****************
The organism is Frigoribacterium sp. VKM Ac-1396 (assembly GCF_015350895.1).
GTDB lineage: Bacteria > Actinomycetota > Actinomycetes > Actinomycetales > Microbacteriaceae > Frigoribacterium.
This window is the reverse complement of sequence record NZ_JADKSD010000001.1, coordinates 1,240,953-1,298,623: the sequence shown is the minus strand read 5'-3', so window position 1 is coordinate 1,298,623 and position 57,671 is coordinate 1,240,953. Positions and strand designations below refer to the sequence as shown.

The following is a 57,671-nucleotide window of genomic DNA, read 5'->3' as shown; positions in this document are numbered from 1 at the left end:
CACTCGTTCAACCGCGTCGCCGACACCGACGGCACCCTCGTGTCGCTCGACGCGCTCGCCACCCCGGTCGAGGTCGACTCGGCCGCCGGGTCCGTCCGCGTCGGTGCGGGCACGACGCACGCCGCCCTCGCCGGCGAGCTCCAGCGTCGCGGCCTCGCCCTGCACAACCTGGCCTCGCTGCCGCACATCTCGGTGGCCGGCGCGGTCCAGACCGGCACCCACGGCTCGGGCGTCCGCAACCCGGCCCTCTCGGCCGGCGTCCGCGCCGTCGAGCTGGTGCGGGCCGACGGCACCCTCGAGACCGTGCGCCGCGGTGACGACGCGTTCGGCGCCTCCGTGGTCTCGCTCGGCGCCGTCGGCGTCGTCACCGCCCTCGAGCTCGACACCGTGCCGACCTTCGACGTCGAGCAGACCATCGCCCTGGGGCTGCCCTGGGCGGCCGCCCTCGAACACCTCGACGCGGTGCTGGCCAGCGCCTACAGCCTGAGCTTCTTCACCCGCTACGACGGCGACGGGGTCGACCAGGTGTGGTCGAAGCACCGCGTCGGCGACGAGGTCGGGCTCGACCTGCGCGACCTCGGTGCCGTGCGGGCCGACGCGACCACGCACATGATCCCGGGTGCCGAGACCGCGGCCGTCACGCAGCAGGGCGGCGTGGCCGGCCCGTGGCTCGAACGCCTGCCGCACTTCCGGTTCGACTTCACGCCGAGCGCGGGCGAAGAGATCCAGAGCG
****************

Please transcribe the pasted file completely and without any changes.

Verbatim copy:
The organism is Frigoribacterium sp. VKM Ac-1396 (assembly GCF_015350895.1).
GTDB lineage: Bacteria > Actinomycetota > Actinomycetes > Actinomycetales > Microbacteriaceae > Frigoribacterium.
This window is the reverse complement of sequence record NZ_JADKSD010000001.1, coordinates 1,240,953-1,298,623: the sequence shown is the minus strand read 5'-3', so window position 1 is coordinate 1,298,623 and position 57,671 is coordinate 1,240,953. Positions and strand designations below refer to the sequence as shown.

The following is a 57,671-nucleotide window of genomic DNA, read 5'->3' as shown; positions in this document are numbered from 1 at the left end:
CACTCGTTCAACCGCGTCGCCGACACCGACGGCACCCTCGTGTCGCTCGACGCGCTCGCCACCCCGGTCGAGGTCGACTCGGCCGCCGGGTCCGTCCGCGTCGGTGCGGGCACGACGCACGCCGCCCTCGCCGGCGAGCTCCAGCGTCGCGGCCTCGCCCTGCACAACCTGGCCTCGCTGCCGCACATCTCGGTGGCCGGCGCGGTCCAGACCGGCACCCACGGCTCGGGCGTCCGCAACCCGGCCCTCTCGGCCGGCGTCCGCGCCGTCGAGCTGGTGCGGGCCGACGGCACCCTCGAGACCGTGCGCCGCGGTGACGACGCGTTCGGCGCCTCCGTGGTCTCGCTCGGCGCCGTCGGCGTCGTCACCGCCCTCGAGCTCGACACCGTGCCGACCTTCGACGTCGAGCAGACCATCGCCCTGGGGCTGCCCTGGGCGGCCGCCCTCGAACACCTCGACGCGGTGCTGGCCAGCGCCTACAGCCTGAGCTTCTTCACCCGCTACGACGGCGACGGGGTCGACCAGGTGTGGTCGAAGCACCGCGTCGGCGACGAGGTCGGGCTCGACCTGCGCGACCTCGGTGCCGTGCGGGCCGACGCGACCACGCACATGATCCCGGGTGCCGAGACCGCGGCCGTCACGCAGCAGGGCGGCGTGGCCGGCCCGTGGCTCGAACGCCTGCCGCACTTCCGGTTCGACTTCACGCCGAGCGCGGGCGAAGAGATCCAGAGCG